Panel photo by Patrick Foote
Five of the "true" spring ephemeral species are found in
the rich hardwood forests & intervales of Nova Scotia
Photo-essay by JackPine (NSWFS)
Posted 4 Apr. 2012
Update 6 June 2016
The "true" spring ephemeralsThe "spring ephmeral" label is often applied rather loosely to all herbaceous species in eastern hardwood forests that flower before the tree canopy closes. It applies more properly to a "temporal guild" of herbaceous perennials that "emerge and senesce prior to canopy closure",1 i.e., whose above-ground parts, at least, are ephemeral.
These species have a small window of sunshine between snowmelt and leaf-out in which to grow, flower, be pollinated, and produce seeds. By mid-June the deciduous trees that tower above have cloaked the forest floor in deep shade. Spring ephemerals disappear in the heat of the summer, retreating underground until next year.2Sometimes this group is referred to as "the true spring ephemerals" to make the distinction from the more loosely applied term. The garden equivalents are the crocusses, daffodils, snowdrops, tulips and the like, which give us the first colour in spring but do not usurp the space for the summer flowers. They are all exotic to North America.
By my count, Nova Scotia has five species amongst the dozen or so cited in scientific papers as belonging to the spring ephemeral guild for the hardwood forests of eastern North America3:
Click on photos for larger versions/more photos.
More photos of spring ephemerals in Nova Scotia would be welcomed. Comments too!6
Claytonia caroliniana (spring beauty)
at Cape Split, N.S. May 19, 2008
Dicentra cucullaria (Dutchman's breeches)
at Cape Split, N.S. May 18, 2008
Cardamine diphylla (toothwort)
on Meander River, N.S.,
May 19, 2011
Erythronium americanum (trout lily)
by road at White Rock, N.S.
May 4th, 2011, photo by Patrick Foote.
|Some features of the spring ephemerals:7
The Early Summer ForbsMany more species belong to the temporal guild of "early summer forbs" or "summer greens" that emerge in spring and persist through canopy closure for varying lengths of time but reach peak coverage before mid summer. 1 As a group, these species grow to taller heights and encompass a wider range of growth forms and habitats than the spring ephemerals.9 Examples of the early summer species in the hardwood and mixed forests of Nova Scotia:
Some might ask whether Hepatica nobilis, one of the NSWFS favourites, fits in this scheme. Hepatica flowers early, but its leaves persist until the next spring bloom. Thus it is clearly not a spring ephemeral and because its leaves persist over winter, it differs from the early spring forbs defined as above. However, it would qualify as a "vernal herb" when that is defined simply as spring flowering herbs. See Hepatica, The Other First Flower of Spring for more about Hepatica.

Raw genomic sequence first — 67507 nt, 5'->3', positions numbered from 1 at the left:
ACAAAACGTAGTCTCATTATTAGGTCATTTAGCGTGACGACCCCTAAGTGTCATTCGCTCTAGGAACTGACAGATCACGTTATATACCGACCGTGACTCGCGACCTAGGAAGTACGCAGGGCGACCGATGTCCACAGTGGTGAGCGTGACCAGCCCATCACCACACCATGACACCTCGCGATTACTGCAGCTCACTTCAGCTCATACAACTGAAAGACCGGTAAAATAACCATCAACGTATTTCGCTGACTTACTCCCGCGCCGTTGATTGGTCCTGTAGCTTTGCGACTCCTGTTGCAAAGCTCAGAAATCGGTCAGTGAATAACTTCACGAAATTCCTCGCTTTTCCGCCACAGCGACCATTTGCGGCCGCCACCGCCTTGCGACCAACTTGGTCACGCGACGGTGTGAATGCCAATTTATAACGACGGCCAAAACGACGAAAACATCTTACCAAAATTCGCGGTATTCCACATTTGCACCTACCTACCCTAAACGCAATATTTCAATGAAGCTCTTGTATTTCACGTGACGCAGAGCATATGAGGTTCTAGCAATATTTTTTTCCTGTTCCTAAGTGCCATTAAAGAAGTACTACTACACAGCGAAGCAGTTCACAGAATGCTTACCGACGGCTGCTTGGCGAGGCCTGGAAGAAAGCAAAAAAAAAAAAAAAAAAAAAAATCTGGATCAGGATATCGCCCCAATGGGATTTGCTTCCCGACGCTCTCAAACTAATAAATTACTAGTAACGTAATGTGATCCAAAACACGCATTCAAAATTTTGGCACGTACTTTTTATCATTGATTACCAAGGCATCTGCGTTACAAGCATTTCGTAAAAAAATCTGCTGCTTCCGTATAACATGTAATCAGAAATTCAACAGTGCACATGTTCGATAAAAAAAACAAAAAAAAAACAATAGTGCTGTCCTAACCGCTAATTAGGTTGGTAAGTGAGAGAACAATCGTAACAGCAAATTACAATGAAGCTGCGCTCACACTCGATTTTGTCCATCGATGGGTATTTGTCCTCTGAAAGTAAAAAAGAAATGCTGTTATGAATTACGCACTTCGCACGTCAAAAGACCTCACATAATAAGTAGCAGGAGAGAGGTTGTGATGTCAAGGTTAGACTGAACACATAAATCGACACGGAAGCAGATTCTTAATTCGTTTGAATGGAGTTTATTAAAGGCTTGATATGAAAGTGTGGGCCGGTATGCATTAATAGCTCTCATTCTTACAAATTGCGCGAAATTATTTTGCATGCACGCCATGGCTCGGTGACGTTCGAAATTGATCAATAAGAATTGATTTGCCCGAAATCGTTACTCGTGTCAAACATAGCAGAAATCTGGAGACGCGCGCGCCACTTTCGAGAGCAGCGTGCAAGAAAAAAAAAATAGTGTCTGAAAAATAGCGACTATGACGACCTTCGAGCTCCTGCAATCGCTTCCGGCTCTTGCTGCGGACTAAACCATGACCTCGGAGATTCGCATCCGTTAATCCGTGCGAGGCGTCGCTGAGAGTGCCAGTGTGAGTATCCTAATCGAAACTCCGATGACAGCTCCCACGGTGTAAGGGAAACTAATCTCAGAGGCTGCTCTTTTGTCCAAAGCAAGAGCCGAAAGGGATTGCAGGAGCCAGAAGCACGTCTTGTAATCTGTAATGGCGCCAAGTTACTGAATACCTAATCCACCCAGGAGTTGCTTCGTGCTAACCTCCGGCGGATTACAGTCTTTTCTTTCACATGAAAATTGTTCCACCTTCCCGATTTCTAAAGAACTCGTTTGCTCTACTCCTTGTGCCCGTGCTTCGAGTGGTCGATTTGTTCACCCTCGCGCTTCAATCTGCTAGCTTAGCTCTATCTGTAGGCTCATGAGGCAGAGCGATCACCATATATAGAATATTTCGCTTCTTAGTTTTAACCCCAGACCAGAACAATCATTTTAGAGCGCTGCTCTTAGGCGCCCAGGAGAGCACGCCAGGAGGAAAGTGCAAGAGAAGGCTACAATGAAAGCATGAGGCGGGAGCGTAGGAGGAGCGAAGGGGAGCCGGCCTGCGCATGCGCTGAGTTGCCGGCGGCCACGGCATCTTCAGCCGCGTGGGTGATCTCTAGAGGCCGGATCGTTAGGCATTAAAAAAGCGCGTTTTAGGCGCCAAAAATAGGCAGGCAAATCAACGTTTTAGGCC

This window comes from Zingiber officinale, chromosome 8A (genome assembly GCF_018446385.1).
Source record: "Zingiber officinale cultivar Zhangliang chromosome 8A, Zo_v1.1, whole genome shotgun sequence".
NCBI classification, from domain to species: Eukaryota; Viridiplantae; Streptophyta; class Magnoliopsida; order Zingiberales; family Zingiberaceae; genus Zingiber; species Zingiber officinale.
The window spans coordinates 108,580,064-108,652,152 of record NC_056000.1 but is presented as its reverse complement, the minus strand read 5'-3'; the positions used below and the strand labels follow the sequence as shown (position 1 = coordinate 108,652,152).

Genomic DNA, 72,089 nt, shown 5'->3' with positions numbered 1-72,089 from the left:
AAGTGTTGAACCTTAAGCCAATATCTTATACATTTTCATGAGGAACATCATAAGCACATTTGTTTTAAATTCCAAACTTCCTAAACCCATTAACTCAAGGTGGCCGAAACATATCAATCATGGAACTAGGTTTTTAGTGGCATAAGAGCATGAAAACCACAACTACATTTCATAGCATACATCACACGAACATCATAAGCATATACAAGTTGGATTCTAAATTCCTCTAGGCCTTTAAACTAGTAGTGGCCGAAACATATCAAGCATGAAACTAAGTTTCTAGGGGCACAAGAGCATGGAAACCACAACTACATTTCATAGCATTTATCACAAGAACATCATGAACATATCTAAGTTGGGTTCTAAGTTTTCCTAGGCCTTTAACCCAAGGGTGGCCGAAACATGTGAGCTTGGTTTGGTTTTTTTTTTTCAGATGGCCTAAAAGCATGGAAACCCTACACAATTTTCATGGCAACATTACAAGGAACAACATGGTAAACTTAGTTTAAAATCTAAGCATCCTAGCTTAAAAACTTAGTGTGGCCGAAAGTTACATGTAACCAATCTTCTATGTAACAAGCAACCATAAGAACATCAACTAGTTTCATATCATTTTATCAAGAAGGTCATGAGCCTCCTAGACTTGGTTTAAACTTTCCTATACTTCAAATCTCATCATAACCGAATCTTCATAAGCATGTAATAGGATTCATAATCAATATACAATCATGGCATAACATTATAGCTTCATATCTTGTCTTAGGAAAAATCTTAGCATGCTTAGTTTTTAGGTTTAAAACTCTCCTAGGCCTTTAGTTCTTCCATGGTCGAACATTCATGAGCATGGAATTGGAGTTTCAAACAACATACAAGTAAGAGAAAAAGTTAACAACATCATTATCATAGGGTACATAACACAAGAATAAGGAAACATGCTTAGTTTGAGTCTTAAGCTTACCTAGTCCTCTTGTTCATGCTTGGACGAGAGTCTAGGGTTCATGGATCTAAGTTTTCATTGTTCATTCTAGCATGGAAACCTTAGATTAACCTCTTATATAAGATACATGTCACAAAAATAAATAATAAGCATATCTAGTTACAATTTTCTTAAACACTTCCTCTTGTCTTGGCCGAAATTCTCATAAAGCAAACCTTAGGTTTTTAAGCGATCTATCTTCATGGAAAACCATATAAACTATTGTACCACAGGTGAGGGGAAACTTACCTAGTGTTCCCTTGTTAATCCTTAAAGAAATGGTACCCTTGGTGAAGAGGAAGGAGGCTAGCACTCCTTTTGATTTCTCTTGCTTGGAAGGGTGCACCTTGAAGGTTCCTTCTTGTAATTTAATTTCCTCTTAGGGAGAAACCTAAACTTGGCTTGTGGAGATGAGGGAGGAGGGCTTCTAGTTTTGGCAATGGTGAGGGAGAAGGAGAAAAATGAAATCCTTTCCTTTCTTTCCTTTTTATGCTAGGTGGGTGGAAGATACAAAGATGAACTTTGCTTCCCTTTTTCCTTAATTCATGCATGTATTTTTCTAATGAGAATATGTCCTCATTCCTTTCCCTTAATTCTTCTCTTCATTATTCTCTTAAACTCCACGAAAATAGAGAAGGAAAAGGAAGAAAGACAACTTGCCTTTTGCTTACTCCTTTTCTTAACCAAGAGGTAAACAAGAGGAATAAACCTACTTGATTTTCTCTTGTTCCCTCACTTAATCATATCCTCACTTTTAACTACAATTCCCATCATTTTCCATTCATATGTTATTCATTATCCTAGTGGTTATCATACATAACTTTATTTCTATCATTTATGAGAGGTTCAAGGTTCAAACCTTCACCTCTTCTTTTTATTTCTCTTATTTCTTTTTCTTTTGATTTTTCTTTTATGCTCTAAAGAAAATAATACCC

Alliaria petiolata (garlic mustard)
in Victoria Park, Truro, N.S. May 23, 2009
Invasive vernal herb: garlic mustardGarlic mustard (Alliaria petiolata ) is a species of Eurasian origin that invades hardwood forests and outcompetes many of our native vernal herbs. It is a biennial, producing a basal rosette in its first year and flowering shoots in the second year. It is during the second year that it competes significantly with native species. The basal rosettes are capable of high rates of photosynthesis in the early spring while the canopy is open, enabling it to compete with spring ephemerals. Then,
…as the canopy closes and native [early spring and summer ] species begin to increase in cover and height, the elongating shoot of A. petiolata supports shade-adapted leaves at higher levels where they could more effectively compete with native species. Thus, A. petiolata grows in the early spring before most native species are actively growing, and extends its growing season into the summer through stem elongation and production of new leaves that are adapted to ambient irradiance levels unlike native ephemeral species or summer forbs. 11White-tailed deer are reported to "assist in its spread by eating native plant species that they prefer and are adapted to eat, leaving the garlic mustard behind." Garlic mustard was apparently introduced to North America in the 1800s for culinary and medicinal purposes.11 It is a relatively recent arrival in N.S., and found in only a few locales, so with some vigilance we could likely limit its spread and damage to native herbs.
Glossy and common buckthorns (Rhamnus frangula & Rhamnus cathartica) are also invasive in spring ephemeral habitats in Nova Scotia14
Conservation of our spring ephemeralsOf our five spring ephemerals, only wild leek is in imminent danger of being lost ("extirpated") from N.S. It is known from only a few locales in northern N.S. and is red listed (conservation status S1). The other four species are all ranked S4/S5. I suspect that that the longer term concern (indicated by S4) relates to the fact that the rich hardwood forests and intervales in which they occur were once widespread and extensive, but now are much smaller and highly fragmented, increasing the likelihood of progressive decline in abundance over longer time frames. These habitats are also under-represented in Nova Scotia's protected areas network.
Add to that, ongoing loss of these areas and threats from invasive species, clearcutting and excessive deer grazing, we should certainly not be complacent about the status of our true spring ephemerals. Hardwood intervales, in particular, are hotspots of plant biodiversity, and include threatened species such as blue cohosh and maidenhair fern, as well as the spring ephemerals. We should never take these gems for granted!
Intervale forest on Meander River, N.S.
May 19, 2011